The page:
Mitcham's collection A Little Salvation: Poems Old and New, which gathered poems from the first three volumes together with forty new poems, was released by the University of Georgia Press in 2007. That same year Perkolator Press published Heart of All Greatness, a limited letterpress edition featuring Mitcham’s poems about fathers and sons from This April Day. In 2016 Mitcham co-edited the Georgia poetry anthology Inspired Georgia (University of Georgia Press), a collection of contemporary Georgia poets whose work engages the history and culture of the state.
A graduate of the University of Georgia, where he earned a Ph.D. in physiological psychology, Mitcham taught psychology for thirty years at Fort Valley State University. Mitcham has received fellowships from the National Endowment for the Arts, the Bread Loaf Writers’ Conference, and the Georgia Council for the ArtsHe has since taught writing at Mercer University in Macon, the University of Georgia, Emory University, and Georgia College.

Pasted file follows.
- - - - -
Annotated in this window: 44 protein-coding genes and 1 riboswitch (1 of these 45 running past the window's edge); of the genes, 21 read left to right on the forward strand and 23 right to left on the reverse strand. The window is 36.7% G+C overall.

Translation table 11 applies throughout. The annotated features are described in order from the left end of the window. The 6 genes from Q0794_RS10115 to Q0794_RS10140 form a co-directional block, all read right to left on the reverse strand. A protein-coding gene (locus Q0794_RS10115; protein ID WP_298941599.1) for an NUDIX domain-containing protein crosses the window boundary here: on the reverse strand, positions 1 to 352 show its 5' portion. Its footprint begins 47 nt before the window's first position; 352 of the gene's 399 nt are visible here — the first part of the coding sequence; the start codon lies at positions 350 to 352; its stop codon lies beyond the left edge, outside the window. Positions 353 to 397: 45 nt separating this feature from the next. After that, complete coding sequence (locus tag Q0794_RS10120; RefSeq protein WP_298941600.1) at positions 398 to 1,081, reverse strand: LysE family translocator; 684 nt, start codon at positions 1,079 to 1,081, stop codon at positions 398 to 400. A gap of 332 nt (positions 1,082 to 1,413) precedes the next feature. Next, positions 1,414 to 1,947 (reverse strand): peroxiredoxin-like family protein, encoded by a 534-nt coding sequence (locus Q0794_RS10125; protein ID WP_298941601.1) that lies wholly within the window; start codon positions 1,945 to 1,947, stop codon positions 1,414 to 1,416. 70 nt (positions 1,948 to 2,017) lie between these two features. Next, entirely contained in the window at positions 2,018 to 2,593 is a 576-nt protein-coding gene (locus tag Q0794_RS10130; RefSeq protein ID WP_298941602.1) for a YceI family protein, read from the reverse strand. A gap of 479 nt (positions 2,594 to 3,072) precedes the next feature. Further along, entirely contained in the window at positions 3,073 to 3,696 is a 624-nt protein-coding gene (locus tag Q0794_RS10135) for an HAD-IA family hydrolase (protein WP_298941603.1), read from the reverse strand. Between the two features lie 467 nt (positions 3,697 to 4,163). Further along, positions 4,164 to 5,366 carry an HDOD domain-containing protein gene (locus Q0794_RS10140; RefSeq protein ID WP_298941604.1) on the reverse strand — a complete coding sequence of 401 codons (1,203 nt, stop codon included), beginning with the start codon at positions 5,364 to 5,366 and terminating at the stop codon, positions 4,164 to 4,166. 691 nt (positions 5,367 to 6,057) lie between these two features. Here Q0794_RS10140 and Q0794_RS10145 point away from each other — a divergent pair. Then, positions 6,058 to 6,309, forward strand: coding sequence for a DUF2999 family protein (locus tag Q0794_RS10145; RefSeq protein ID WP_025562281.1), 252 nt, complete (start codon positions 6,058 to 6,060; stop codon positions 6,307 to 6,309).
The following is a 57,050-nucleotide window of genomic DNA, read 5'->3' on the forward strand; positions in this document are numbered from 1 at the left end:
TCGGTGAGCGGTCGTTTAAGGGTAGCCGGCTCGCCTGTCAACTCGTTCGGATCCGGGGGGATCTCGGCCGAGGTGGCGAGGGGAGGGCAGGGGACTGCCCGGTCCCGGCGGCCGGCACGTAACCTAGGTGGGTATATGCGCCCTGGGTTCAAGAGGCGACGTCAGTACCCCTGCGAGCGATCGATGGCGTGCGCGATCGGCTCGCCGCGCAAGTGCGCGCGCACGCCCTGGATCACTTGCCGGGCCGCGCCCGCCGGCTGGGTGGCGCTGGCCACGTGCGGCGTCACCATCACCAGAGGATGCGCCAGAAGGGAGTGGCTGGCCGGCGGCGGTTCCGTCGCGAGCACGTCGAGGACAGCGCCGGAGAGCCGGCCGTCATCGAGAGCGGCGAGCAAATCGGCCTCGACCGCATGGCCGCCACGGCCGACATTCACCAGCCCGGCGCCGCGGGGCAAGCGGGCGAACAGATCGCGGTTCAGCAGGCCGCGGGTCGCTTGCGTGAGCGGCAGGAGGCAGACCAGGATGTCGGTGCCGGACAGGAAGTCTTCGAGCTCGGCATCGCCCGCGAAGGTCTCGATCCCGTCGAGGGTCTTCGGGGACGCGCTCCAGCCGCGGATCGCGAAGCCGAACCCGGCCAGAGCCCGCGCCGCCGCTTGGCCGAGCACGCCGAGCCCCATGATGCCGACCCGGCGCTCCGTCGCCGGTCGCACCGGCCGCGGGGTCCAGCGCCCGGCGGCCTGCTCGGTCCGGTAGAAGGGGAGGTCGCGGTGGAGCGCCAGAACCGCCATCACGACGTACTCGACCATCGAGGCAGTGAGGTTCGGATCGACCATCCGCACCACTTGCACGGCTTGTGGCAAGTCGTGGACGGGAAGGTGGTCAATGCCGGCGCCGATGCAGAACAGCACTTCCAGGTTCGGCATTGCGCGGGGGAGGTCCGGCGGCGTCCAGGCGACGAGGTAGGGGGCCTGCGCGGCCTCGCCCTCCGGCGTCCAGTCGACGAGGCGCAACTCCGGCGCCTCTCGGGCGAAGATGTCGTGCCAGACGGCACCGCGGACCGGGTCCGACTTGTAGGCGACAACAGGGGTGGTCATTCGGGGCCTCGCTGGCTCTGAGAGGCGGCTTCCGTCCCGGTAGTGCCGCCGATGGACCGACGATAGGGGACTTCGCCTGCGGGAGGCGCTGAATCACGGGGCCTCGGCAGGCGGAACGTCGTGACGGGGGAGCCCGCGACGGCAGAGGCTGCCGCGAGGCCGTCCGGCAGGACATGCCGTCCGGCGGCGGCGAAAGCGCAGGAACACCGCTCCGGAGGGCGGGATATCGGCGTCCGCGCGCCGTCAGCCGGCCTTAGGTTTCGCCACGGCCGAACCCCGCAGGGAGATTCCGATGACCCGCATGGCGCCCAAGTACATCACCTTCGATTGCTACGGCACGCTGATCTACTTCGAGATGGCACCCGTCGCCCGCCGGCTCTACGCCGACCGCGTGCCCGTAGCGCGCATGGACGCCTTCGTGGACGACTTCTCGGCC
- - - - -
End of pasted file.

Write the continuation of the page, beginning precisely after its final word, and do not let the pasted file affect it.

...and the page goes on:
In 2012 Georgia governor Nathan Deal honored Mitcham by naming him Georgia’s tenth official poet laureate, apost in which he served until 2019. During that time Mitcham launched the the Georgia Poet Laureate’s Prize, an annual program designed to encourage works by teen writers in grades 9 through 12.
Judson Mitcham lives with his wife, Jean, in Macon.
The following titles by Judson Mitcham are held by the Hall of Fame collections of the Hargrett Library:
Notes For a Prayer in June. Brockport, NY: State Street Press Chapbooks, 1986.
Somewhere in Ecclesiastes: Poems. Columbia: University of Missouri Press, 1991.
The Sweet Everlasting: A Novel. Athens: University of Georgia Press, 1996.
This April Day: Poems. 1st ed. Tallahassee, Fla.: Anhinga Press, 2003.
Sabbath Creek: A Novel. Athens: University of Georgia Press, 2004.
Heart of All Greatness. IN: Fragments. Tuscaloosa, Ala.: Perkolator Press, 2007.
A Little Salvation: Poems Old and New. Athens: University of Georgia Press, 2007.
Inspired Georgia (co-editor). Athens, GA: University of Georgia Press, 2016.